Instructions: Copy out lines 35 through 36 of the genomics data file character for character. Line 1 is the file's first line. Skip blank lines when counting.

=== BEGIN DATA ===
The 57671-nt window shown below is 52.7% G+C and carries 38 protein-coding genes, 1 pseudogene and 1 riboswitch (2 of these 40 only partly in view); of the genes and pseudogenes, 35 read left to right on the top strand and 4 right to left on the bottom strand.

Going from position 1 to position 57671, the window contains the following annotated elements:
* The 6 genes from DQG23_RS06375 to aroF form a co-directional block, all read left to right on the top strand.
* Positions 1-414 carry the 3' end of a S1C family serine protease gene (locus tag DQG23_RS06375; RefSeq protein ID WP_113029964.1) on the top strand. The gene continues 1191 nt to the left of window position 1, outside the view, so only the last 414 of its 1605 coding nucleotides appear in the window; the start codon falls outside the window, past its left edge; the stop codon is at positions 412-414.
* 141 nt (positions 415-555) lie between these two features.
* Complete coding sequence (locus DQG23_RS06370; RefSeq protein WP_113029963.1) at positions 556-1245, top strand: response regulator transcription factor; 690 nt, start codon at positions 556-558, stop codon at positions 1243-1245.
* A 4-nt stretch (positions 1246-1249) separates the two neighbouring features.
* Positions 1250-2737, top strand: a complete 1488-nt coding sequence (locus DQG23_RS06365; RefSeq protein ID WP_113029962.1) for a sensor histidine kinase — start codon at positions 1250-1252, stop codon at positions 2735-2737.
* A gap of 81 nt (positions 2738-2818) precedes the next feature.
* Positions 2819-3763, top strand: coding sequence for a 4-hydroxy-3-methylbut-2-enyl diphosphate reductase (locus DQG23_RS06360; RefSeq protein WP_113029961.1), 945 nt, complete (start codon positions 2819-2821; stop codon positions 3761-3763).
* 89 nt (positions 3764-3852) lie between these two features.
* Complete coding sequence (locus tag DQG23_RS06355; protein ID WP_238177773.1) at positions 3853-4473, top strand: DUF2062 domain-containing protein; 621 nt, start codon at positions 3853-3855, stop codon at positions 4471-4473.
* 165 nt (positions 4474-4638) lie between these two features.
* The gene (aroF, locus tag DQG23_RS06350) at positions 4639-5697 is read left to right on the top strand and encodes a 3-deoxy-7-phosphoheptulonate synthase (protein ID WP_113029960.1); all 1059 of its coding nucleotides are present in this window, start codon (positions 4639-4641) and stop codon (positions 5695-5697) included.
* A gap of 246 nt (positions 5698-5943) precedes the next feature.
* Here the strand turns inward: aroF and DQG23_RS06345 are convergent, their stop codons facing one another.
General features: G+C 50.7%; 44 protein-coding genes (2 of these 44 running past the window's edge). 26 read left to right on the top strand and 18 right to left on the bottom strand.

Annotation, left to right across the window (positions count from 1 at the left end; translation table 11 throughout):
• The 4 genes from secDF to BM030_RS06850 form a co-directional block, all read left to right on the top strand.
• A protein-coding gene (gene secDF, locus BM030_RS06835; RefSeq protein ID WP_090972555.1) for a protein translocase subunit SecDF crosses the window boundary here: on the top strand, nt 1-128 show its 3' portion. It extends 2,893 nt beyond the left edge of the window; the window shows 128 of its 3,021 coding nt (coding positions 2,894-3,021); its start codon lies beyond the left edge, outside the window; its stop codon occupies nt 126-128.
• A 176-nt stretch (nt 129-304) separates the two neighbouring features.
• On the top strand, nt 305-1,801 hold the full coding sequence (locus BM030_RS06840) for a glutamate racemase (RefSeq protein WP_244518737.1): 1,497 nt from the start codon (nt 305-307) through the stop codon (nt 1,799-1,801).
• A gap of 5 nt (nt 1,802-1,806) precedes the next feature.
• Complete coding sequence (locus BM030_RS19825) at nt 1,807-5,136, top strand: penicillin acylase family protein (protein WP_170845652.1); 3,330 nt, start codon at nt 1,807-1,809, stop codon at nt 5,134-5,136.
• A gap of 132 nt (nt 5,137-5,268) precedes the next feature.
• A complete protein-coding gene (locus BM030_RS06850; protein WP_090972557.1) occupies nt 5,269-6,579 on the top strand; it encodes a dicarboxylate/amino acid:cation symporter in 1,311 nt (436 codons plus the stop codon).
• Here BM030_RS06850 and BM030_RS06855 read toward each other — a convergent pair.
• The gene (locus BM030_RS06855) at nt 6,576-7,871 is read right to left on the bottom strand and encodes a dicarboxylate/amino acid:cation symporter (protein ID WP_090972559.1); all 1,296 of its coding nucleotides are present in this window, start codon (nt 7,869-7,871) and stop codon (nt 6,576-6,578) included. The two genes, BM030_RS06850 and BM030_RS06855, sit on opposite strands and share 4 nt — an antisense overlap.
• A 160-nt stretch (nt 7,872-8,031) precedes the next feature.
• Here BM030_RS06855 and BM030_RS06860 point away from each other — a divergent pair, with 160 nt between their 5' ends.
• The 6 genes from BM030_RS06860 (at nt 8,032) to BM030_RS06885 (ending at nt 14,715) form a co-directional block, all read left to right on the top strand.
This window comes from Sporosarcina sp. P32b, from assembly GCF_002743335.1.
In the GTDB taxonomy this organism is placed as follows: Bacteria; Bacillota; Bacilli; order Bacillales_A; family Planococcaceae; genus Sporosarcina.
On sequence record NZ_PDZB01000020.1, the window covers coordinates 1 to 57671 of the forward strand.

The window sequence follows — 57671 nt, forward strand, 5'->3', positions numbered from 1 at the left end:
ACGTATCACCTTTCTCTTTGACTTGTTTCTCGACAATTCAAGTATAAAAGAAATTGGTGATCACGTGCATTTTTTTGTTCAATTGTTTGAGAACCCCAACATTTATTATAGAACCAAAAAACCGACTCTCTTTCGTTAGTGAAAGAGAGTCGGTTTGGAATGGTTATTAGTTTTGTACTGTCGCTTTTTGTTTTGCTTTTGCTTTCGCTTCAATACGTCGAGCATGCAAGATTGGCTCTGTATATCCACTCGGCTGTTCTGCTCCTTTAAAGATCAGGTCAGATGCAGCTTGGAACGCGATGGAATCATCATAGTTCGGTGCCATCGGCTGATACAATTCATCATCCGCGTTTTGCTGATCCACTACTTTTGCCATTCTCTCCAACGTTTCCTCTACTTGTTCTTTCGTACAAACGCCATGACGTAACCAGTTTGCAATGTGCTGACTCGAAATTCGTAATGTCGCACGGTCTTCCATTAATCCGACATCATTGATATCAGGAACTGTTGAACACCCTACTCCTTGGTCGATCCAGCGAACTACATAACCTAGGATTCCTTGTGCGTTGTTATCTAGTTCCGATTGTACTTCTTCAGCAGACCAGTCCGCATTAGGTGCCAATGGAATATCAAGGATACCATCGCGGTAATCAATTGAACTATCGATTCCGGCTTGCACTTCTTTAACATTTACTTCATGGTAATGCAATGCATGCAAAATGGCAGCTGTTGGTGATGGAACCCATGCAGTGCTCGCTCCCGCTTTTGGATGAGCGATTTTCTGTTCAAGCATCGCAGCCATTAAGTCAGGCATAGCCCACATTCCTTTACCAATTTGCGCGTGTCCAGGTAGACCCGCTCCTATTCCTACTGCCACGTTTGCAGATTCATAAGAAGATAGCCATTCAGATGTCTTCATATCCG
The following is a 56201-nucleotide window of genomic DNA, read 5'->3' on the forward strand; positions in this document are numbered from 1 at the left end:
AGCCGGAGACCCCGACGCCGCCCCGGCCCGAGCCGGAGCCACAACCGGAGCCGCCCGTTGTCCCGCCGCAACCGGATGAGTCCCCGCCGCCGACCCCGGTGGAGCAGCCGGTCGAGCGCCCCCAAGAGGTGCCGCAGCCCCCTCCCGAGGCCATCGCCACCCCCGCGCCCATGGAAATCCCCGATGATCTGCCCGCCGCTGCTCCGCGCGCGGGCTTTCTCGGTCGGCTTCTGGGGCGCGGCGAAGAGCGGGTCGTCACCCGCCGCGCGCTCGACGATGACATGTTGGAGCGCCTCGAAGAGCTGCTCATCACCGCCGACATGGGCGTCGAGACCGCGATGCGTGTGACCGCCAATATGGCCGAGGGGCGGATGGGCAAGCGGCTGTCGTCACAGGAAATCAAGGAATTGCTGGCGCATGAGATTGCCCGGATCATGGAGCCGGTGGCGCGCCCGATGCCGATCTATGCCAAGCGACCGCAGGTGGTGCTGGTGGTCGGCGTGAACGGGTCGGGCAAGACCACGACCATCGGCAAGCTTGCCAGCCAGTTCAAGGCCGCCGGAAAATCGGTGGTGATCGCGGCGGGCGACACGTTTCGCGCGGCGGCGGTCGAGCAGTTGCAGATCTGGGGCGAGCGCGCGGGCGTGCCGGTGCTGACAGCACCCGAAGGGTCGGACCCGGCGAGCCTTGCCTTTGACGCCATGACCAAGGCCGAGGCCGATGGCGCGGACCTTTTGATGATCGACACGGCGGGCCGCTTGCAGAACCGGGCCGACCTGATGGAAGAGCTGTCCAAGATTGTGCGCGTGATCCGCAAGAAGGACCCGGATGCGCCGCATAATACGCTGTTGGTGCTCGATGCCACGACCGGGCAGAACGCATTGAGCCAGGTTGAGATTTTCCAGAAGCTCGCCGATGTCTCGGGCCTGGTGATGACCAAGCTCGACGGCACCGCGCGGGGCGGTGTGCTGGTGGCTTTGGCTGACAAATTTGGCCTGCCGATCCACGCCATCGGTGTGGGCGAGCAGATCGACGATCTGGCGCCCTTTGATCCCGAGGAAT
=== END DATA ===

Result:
The window sequence follows — 57671 nt, forward strand, 5'->3', positions numbered from 1 at the left end:
ACGTATCACCTTTCTCTTTGACTTGTTTCTCGACAATTCAAGTATAAAAGAAATTGGTGATCACGTGCATTTTTTTGTTCAATTGTTTGAGAACCCCAACATTTATTATAGAACCAAAAAACCGACTCTCTTTCGTTAGTGAAAGAGAGTCGGTTTGGAATGGTTATTAGTTTTGTACTGTCGCTTTTTGTTTTGCTTTTGCTTTCGCTTCAATACGTCGAGCATGCAAGATTGGCTCTGTATATCCACTCGGCTGTTCTGCTCCTTTAAAGATCAGGTCAGATGCAGCTTGGAACGCGATGGAATCATCATAGTTCGGTGCCATCGGCTGATACAATTCATCATCCGCGTTTTGCTGATCCACTACTTTTGCCATTCTCTCCAACGTTTCCTCTACTTGTTCTTTCGTACAAACGCCATGACGTAACCAGTTTGCAATGTGCTGACTCGAAATTCGTAATGTCGCACGGTCTTCCATTAATCCGACATCATTGATATCAGGAACTGTTGAACACCCTACTCCTTGGTCGATCCAGCGAACTACATAACCTAGGATTCCTTGTGCGTTGTTATCTAGTTCCGATTGTACTTCTTCAGCAGACCAGTCCGCATTAGGTGCCAATGGAATATCAAGGATACCATCGCGGTAATCAATTGAACTATCGATTCCGGCTTGCACTTCTTTAACATTTACTTCATGGTAATGCAATGCATGCAAAATGGCAGCTGTTGGTGATGGAACCCATGCAGTGCTCGCTCCCGCTTTTGGATGAGCGATTTTCTGTTCAAGCATCGCAGCCATTAAGTCAGGCATAGCCCACATTCCTTTACCAATTTGCGCGTGTCCAGGTAGACCCGCTCCTATTCCTACTGCCACGTTTGCAGATTCATAAGAAGATAGCCATTCAGATGTCTTCATATCCG